(a) if he has ceased to be a Hindu; or
(b) if he has completely and finally renounced the world by becoming a hermit (Vanaprastha) or an ascetic (Yati or Sanyasi).

Explanation.- In this section, the expressions "father" and "mother" do not include a step-father and a step-mother.

Under all the Acts, the Court has been empowered to pass interim order when the proceedings are pending or even after a decree has been passed in respect of custody, maintenance and education of the minor children. Not only this, the court has the power to revoke, suspend or vary any such order from time-to-time these orders have to be passed by a Matrimonial Court at anyone of the following stages of marital proceedings:-

Interim orders: These orders are passed when the proceedings are pending between the parties till the matter is finally disposed of.
Permanent Orders: These orders are passed when the matter is finally disposed of and a decree is passed.
Subsequent to the passing of the decree: In this case, the Court may be called upon to pass an order in two situations:
(i) Where in a matrimonial proceedings, no application has been made by either of the party for custody and after passing of the decree, a fresh petition may be made for custody, maintenance and education of the minor children; or
(ii) When the court has already passed a permanent order of custody, an application has been made to modify, revoke or suspend or vary any order.

The orders in respect of custody, maintenance and education of the minor children are very vital in the matrimonial proceedings as it affects not only the children, but the parents also. Therefore, the Court has to be very cautious in dealing with the such applications. Such orders are not final and the Court is
empowered to alter or modify any order at any stage of the proceedings or subsequent at any time. After passing of the decree the child has attained majority.

Thus, the Court exercises jurisdiction in respect of custody, maintenance and education of the minor children till they attain the age of majority. This power of the Court is very delicate and the Legislature reposed confidence in the Matrimonial Courts which has to be exercised in a judicious way and in the best
interest of the minor children.

The expression "Minor Children" includes children either born of the marriage or born to the party prior to marriage, born of the marriage which has been declared null and void or dissolved by a decree of divorce. It also includes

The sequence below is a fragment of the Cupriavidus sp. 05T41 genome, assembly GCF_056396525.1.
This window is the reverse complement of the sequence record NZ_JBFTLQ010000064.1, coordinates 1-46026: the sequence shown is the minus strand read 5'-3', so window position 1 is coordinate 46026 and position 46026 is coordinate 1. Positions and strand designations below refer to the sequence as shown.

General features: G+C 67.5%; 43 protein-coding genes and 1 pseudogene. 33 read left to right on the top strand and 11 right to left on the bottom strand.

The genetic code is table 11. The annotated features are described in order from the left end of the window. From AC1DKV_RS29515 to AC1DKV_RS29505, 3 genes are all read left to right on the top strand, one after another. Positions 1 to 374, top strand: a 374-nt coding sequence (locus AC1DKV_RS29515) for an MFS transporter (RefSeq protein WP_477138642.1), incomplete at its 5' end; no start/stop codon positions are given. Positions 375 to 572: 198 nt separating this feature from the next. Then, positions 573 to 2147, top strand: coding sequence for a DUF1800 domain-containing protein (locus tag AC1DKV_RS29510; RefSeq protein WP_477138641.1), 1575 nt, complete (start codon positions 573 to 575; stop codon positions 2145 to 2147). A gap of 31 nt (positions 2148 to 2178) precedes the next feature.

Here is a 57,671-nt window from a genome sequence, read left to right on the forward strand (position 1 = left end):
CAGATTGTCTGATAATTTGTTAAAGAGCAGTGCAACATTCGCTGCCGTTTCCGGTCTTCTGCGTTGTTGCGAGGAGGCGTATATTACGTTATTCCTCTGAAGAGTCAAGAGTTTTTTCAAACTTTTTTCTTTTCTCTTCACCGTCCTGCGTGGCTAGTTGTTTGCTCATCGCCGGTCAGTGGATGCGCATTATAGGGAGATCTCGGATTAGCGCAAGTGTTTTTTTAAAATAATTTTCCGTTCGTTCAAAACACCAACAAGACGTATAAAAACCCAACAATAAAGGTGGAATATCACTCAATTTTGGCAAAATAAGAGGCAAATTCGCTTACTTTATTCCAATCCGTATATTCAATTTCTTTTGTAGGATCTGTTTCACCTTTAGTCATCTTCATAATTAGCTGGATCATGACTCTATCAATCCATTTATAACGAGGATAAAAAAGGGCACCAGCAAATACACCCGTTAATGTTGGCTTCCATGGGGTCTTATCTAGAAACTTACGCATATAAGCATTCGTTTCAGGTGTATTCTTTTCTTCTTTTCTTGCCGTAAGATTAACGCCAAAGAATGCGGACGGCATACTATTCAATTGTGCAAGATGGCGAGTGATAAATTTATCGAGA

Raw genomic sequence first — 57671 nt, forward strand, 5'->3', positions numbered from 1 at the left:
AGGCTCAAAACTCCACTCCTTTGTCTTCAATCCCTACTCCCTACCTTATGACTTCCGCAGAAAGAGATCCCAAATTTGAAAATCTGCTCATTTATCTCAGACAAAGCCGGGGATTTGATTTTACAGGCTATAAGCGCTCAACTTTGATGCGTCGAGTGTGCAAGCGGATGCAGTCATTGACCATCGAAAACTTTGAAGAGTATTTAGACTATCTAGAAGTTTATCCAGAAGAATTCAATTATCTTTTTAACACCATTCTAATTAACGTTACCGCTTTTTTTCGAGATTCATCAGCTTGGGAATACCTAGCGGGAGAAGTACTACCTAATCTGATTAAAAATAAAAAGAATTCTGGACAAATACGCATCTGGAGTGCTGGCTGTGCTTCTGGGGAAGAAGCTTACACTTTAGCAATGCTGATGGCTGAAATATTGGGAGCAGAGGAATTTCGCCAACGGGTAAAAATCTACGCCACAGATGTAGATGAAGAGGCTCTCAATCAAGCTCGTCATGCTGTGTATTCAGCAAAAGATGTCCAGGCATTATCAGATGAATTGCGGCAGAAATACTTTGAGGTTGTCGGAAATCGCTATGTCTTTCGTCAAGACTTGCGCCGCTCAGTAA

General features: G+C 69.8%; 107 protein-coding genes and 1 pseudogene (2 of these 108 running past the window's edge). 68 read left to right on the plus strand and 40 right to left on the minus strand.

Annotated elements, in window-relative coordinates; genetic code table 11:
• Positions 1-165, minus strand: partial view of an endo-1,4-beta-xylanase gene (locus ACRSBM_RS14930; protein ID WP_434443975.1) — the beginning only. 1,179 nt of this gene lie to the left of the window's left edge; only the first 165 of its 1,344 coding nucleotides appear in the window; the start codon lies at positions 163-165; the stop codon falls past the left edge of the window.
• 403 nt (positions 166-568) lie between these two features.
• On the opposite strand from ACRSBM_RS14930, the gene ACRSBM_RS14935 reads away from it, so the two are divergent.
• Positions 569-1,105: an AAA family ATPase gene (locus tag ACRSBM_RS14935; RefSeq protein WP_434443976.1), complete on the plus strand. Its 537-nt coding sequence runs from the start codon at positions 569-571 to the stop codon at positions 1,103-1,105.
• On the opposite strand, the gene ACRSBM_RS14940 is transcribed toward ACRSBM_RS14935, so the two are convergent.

the children adopted by both the parties. However, it does not include the children
which have been adopted by a wife prior of her marriage, section is not attracted to the children belonging to one of the parties prior to the marriage, It means that the children belonging to both the parties to the marriage, whether after the marriage or before the marriage or by way of adoption.

If the marriage proceedings are dismissed by the court, the proceedings related to children terminate automatically.

In a proceedings before Matrimonial Courts, the Courts have to decide the question of custody of children. The Courts retain this power not only during the pendency of proceedings, but also after passing of a decree. It can revoke, suspend or vary, any such order made earlier. While giving the custody of a child, the Courts have to keep in mind the welfare of a child which is a paramount consideration. Though other factors are also important, but welfare of the minor is of utmost consideration while disposing of an application for custody of minor children. The wish of a child is also equally important. But the wish of the child becomes relevant, if the child is old enough to make an intelligent preference. in the case of a female child generally the Courts have given custody to the mother as on attaining the age of puberty, such child requires the care and attention of the mother. Thus, over and above of all factors, it is the welfare of the child which is the decisive factor while deciding the question of giving custody of a child.